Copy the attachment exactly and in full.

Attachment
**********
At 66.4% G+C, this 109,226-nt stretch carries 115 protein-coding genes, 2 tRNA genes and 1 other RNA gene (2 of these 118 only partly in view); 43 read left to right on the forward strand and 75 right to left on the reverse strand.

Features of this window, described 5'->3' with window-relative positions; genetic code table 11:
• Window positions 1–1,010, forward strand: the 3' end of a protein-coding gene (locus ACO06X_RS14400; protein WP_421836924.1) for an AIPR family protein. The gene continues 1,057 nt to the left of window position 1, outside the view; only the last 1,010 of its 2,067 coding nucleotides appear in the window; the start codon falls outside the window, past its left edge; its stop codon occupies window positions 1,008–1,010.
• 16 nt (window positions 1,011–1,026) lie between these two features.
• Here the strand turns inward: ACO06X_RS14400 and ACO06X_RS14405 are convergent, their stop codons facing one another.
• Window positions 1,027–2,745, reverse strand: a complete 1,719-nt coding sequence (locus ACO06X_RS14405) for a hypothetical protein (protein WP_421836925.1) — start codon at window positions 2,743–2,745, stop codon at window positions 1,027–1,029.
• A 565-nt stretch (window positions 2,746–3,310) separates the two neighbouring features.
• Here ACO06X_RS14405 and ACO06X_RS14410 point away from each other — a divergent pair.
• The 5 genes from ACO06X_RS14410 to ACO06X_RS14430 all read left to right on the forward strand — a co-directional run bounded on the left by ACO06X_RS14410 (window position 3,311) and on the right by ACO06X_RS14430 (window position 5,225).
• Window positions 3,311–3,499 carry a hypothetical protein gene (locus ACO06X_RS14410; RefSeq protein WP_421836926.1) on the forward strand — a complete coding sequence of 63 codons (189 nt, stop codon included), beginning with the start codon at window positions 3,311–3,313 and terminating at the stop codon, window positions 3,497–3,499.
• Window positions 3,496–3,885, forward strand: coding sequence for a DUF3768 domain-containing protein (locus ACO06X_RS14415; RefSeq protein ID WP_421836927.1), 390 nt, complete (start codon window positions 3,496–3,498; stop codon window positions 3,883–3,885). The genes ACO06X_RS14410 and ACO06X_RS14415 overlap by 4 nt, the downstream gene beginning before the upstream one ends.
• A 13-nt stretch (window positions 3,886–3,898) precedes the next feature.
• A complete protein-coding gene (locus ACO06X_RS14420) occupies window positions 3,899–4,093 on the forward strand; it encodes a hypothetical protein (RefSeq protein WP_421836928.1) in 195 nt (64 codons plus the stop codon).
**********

At 66.4% G+C, this 109,226-nt stretch carries 115 protein-coding genes, 2 tRNA genes and 1 other RNA gene (2 of these 118 only partly in view); 43 read left to right on the forward strand and 75 right to left on the reverse strand.

Features of this window, described 5'->3' with window-relative positions; genetic code table 11:
• Window positions 1–1,010, forward strand: the 3' end of a protein-coding gene (locus ACO06X_RS14400; protein WP_421836924.1) for an AIPR family protein. The gene continues 1,057 nt to the left of window position 1, outside the view; only the last 1,010 of its 2,067 coding nucleotides appear in the window; the start codon falls outside the window, past its left edge; its stop codon occupies window positions 1,008–1,010.
• 16 nt (window positions 1,011–1,026) lie between these two features.
• Here the strand turns inward: ACO06X_RS14400 and ACO06X_RS14405 are convergent, their stop codons facing one another.
• Window positions 1,027–2,745, reverse strand: a complete 1,719-nt coding sequence (locus ACO06X_RS14405) for a hypothetical protein (protein WP_421836925.1) — start codon at window positions 2,743–2,745, stop codon at window positions 1,027–1,029.
• A 565-nt stretch (window positions 2,746–3,310) separates the two neighbouring features.
• Here ACO06X_RS14405 and ACO06X_RS14410 point away from each other — a divergent pair.
• The 5 genes from ACO06X_RS14410 to ACO06X_RS14430 all read left to right on the forward strand — a co-directional run bounded on the left by ACO06X_RS14410 (window position 3,311) and on the right by ACO06X_RS14430 (window position 5,225).
• Window positions 3,311–3,499 carry a hypothetical protein gene (locus ACO06X_RS14410; RefSeq protein WP_421836926.1) on the forward strand — a complete coding sequence of 63 codons (189 nt, stop codon included), beginning with the start codon at window positions 3,311–3,313 and terminating at the stop codon, window positions 3,497–3,499.
• Window positions 3,496–3,885, forward strand: coding sequence for a DUF3768 domain-containing protein (locus ACO06X_RS14415; RefSeq protein ID WP_421836927.1), 390 nt, complete (start codon window positions 3,496–3,498; stop codon window positions 3,883–3,885). The genes ACO06X_RS14410 and ACO06X_RS14415 overlap by 4 nt, the downstream gene beginning before the upstream one ends.
• A 13-nt stretch (window positions 3,886–3,898) precedes the next feature.
• A complete protein-coding gene (locus ACO06X_RS14420) occupies window positions 3,899–4,093 on the forward strand; it encodes a hypothetical protein (RefSeq protein WP_421836928.1) in 195 nt (64 codons plus the stop codon).